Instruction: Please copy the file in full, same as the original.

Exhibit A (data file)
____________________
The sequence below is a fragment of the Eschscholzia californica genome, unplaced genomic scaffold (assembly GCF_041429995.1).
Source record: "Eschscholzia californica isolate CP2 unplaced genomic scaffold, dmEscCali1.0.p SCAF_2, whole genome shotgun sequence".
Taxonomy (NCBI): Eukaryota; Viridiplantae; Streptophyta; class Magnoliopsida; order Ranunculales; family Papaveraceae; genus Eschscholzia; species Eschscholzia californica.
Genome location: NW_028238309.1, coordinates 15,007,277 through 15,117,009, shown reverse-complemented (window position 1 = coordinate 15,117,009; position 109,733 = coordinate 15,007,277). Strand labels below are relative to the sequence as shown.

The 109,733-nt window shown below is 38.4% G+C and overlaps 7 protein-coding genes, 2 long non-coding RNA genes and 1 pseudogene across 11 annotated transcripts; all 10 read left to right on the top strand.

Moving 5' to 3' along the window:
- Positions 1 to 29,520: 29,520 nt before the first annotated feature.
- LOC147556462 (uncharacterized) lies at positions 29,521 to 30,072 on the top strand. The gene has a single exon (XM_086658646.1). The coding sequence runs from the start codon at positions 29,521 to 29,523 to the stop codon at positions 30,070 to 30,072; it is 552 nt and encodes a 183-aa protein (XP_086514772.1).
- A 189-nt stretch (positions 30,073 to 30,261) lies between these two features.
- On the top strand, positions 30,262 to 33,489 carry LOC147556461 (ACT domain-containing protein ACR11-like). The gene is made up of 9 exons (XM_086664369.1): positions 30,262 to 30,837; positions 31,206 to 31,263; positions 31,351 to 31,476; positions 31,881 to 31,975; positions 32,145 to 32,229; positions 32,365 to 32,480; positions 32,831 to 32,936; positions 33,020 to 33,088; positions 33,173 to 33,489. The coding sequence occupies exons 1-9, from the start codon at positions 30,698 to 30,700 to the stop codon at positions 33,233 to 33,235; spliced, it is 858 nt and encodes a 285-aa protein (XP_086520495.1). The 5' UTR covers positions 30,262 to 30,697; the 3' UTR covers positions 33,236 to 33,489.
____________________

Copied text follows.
The sequence below is a fragment of the Eschscholzia californica genome, unplaced genomic scaffold (assembly GCF_041429995.1).
Source record: "Eschscholzia californica isolate CP2 unplaced genomic scaffold, dmEscCali1.0.p SCAF_2, whole genome shotgun sequence".
Taxonomy (NCBI): Eukaryota; Viridiplantae; Streptophyta; class Magnoliopsida; order Ranunculales; family Papaveraceae; genus Eschscholzia; species Eschscholzia californica.
Genome location: NW_028238309.1, coordinates 15,007,277 through 15,117,009, shown reverse-complemented (window position 1 = coordinate 15,117,009; position 109,733 = coordinate 15,007,277). Strand labels below are relative to the sequence as shown.

The 109,733-nt window shown below is 38.4% G+C and overlaps 7 protein-coding genes, 2 long non-coding RNA genes and 1 pseudogene across 11 annotated transcripts; all 10 read left to right on the top strand.

Moving 5' to 3' along the window:
- Positions 1 to 29,520: 29,520 nt before the first annotated feature.
- LOC147556462 (uncharacterized) lies at positions 29,521 to 30,072 on the top strand. The gene has a single exon (XM_086658646.1). The coding sequence runs from the start codon at positions 29,521 to 29,523 to the stop codon at positions 30,070 to 30,072; it is 552 nt and encodes a 183-aa protein (XP_086514772.1).
- A 189-nt stretch (positions 30,073 to 30,261) lies between these two features.
- On the top strand, positions 30,262 to 33,489 carry LOC147556461 (ACT domain-containing protein ACR11-like). The gene is made up of 9 exons (XM_086664369.1): positions 30,262 to 30,837; positions 31,206 to 31,263; positions 31,351 to 31,476; positions 31,881 to 31,975; positions 32,145 to 32,229; positions 32,365 to 32,480; positions 32,831 to 32,936; positions 33,020 to 33,088; positions 33,173 to 33,489. The coding sequence occupies exons 1-9, from the start codon at positions 30,698 to 30,700 to the stop codon at positions 33,233 to 33,235; spliced, it is 858 nt and encodes a 285-aa protein (XP_086520495.1). The 5' UTR covers positions 30,262 to 30,697; the 3' UTR covers positions 33,236 to 33,489.